I remember how we all giggled on the tennis court, aeons ago, when a member of the team suddenly dropped his tennis racket to haul out this bulky first generation mobile phone and started a loud conversation, impressing on all and sundry around how busy and important he was, and we had to wait for him to end his conversation before we could pick up the game again.  We swore that we would never become so idiotic as to be conducting telephone conversations in public.  How times have changed!

After extolling the superiority of hard copy and the need to physically interact with what I was reading, I am now a complete convert to the e-reader, even if with one or two exceptions as I mentioned before.  There are still non-fiction books that I would rather have in physical format so that I can browse, curl pages and put markers in them for ease of reference – I know the e-readers have note taking facilities but it’s not the same.  However, as far as novels are concerned, I now have some 100 stacked up and they don’t take up more space than an ordinary and very thin paperback copy.   Hopefully, I can keep them this way for a long time, stored also in the library on my computer.  And yes, I still have one of the earlier Sony e-readers, but am contemplating switching to the Kindle wireless model – so that I can download whatever I want wherever I am.  Any thoughts on that?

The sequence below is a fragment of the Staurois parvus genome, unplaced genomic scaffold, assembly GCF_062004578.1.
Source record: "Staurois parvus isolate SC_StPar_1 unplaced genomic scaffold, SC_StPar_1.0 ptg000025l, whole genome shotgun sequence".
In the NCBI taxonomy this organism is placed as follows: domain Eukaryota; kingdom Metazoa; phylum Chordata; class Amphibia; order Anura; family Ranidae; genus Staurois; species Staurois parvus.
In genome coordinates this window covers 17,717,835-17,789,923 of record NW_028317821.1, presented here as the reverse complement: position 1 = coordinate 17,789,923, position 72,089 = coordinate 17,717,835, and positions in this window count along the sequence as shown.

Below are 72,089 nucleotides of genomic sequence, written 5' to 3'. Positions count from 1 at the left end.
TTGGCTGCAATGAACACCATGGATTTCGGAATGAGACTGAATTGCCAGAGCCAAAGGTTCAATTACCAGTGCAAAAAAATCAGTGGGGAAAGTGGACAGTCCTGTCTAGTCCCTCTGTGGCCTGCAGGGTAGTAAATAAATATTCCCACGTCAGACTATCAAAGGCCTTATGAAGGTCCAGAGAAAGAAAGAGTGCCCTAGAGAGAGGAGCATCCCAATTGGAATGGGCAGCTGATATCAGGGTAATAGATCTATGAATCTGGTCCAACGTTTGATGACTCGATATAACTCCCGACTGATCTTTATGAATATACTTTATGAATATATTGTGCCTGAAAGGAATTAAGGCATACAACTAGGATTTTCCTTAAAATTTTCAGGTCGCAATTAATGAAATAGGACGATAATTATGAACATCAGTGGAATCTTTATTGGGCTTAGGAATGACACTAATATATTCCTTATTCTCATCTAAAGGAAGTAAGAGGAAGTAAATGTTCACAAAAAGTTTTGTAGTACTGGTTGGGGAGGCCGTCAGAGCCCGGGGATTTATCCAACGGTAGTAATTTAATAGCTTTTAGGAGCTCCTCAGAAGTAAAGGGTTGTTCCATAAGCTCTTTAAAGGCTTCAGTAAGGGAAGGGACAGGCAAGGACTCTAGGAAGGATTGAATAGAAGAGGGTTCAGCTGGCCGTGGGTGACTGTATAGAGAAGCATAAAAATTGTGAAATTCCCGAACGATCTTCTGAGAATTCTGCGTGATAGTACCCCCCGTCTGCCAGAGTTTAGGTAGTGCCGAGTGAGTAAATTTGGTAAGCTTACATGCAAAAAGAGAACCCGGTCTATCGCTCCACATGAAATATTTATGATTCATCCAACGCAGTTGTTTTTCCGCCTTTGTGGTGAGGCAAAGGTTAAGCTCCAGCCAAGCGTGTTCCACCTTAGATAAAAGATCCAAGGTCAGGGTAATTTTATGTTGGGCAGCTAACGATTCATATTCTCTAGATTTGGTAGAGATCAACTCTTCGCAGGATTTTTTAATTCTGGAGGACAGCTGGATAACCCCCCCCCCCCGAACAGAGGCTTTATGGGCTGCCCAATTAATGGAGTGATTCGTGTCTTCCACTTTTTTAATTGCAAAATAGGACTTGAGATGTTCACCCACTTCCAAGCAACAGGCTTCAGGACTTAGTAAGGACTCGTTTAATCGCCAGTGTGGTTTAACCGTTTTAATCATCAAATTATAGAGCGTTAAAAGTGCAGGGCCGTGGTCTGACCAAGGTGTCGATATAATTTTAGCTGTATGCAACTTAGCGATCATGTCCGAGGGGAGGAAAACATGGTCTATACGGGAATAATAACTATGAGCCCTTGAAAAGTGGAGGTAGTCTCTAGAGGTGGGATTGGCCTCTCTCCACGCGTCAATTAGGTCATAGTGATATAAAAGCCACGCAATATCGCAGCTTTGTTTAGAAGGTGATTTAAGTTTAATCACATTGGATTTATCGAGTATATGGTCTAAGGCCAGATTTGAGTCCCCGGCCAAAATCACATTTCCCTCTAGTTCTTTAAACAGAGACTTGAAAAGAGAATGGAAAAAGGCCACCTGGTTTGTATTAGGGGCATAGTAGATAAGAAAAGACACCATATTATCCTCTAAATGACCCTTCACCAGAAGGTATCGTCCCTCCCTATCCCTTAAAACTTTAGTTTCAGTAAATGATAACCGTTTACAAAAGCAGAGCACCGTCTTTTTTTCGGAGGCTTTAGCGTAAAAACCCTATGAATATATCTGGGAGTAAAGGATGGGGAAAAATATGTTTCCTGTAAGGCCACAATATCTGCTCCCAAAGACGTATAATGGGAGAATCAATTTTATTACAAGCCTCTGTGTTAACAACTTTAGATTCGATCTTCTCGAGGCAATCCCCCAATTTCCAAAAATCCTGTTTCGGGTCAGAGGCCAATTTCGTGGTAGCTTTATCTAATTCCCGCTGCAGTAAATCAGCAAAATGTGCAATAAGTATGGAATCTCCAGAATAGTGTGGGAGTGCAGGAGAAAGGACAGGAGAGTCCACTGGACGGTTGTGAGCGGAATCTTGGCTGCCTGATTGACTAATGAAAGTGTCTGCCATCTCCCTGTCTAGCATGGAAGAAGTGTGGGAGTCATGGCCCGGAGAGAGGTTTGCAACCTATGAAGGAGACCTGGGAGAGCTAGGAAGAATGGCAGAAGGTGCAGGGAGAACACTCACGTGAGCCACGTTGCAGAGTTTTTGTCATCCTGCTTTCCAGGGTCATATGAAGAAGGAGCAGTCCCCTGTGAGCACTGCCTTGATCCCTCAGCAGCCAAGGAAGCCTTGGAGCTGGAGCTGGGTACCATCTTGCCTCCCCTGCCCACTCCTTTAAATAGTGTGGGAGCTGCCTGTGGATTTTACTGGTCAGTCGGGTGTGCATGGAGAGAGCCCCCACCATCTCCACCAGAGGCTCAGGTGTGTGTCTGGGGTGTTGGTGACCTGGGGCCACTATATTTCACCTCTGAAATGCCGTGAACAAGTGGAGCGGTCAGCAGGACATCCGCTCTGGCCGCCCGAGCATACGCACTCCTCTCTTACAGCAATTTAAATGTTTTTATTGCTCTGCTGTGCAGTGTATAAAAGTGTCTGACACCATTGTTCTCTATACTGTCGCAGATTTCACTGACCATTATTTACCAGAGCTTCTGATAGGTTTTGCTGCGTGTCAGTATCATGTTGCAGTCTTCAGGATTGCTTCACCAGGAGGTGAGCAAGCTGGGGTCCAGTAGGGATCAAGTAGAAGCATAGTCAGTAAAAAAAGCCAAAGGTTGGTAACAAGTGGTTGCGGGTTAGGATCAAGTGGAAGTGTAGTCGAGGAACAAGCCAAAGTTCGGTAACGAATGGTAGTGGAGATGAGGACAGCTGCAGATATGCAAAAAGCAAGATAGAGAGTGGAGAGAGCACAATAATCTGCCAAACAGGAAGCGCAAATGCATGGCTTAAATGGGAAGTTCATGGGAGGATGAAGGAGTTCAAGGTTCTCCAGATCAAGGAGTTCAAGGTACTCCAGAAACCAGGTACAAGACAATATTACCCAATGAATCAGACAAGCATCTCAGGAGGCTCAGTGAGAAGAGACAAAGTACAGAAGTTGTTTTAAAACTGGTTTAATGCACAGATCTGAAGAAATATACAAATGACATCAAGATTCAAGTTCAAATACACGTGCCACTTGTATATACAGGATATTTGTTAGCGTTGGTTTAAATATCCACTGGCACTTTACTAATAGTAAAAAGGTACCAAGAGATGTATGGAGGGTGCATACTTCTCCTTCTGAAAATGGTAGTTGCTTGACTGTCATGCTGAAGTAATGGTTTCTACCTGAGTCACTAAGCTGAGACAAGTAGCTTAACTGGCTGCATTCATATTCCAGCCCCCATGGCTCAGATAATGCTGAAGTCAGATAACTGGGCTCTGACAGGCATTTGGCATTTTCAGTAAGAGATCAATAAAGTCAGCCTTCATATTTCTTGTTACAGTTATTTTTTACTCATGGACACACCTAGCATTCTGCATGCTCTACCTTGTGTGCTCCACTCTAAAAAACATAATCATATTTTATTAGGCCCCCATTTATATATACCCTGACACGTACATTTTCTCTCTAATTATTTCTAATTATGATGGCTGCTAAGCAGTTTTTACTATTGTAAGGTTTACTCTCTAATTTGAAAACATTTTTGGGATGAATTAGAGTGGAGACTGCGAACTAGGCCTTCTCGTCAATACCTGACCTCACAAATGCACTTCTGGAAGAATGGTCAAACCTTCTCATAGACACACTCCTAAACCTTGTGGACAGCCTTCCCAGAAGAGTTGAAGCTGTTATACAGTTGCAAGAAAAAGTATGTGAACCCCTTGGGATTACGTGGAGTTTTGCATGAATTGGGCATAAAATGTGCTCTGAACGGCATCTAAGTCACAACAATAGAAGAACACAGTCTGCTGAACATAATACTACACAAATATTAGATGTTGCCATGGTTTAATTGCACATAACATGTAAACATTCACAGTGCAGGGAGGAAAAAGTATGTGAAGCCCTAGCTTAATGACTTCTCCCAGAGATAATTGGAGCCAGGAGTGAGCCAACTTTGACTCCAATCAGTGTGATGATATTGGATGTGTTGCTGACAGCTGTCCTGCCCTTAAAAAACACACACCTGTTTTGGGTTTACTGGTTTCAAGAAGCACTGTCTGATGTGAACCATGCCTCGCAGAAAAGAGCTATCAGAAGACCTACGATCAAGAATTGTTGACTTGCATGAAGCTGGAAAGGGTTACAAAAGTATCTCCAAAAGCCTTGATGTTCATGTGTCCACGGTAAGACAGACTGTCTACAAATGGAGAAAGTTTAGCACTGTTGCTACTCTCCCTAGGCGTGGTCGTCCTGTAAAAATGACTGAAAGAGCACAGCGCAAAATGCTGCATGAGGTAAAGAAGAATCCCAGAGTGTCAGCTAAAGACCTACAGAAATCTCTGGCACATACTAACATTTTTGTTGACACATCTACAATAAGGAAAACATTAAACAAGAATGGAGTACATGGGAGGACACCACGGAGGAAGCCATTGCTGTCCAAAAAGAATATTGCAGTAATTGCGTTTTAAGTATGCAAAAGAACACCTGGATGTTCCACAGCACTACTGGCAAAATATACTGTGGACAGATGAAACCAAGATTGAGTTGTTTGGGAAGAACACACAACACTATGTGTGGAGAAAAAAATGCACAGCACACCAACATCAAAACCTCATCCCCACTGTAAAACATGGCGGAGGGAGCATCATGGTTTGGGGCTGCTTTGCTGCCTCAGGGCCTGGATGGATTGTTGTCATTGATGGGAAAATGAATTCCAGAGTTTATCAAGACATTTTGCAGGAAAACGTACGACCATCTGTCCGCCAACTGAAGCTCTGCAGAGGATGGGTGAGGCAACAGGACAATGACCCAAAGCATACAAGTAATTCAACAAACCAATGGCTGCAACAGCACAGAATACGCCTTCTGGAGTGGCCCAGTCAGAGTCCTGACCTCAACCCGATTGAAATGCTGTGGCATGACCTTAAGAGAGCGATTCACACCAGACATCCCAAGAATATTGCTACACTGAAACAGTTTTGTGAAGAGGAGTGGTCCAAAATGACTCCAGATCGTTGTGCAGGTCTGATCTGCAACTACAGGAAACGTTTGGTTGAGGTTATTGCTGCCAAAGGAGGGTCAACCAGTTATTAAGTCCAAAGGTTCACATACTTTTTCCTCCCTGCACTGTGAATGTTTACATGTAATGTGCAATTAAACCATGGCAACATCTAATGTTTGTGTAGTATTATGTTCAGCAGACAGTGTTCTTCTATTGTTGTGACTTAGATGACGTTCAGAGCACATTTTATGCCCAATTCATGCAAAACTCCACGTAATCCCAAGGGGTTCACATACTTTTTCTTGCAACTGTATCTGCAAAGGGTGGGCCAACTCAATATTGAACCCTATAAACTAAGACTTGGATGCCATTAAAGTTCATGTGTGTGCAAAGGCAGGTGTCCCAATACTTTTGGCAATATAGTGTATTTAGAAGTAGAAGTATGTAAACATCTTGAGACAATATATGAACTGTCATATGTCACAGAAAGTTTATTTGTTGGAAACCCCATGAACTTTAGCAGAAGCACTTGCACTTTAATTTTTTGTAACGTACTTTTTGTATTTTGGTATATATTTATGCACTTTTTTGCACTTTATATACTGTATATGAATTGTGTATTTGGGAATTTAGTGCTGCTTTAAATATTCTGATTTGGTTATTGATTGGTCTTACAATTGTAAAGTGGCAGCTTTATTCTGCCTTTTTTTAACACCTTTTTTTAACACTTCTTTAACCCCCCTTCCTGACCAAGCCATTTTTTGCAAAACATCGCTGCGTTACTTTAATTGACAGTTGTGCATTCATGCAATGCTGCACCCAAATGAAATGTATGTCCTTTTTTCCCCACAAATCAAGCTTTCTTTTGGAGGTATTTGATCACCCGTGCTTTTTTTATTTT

1. Ah, the e-reader…I love reading about other converts, too, because I didn’t think I could part with the printed page. But we don’t have to! like you, i still “own” books that belong on the shelf as reference or comfortable go-to’s and the very important note-taking/annotation you mention, too. Love doing that.

    As for moving/updating to another e-reader, I was just reading Consumer Reports on them. I have a color Nook. I love it. It suits me, especially for the night-time reading (it’s backlit feature) and because I’m a magazine reader as well as books. And mags look great in color.
    However, the color Nook battery will only get you 8 hours.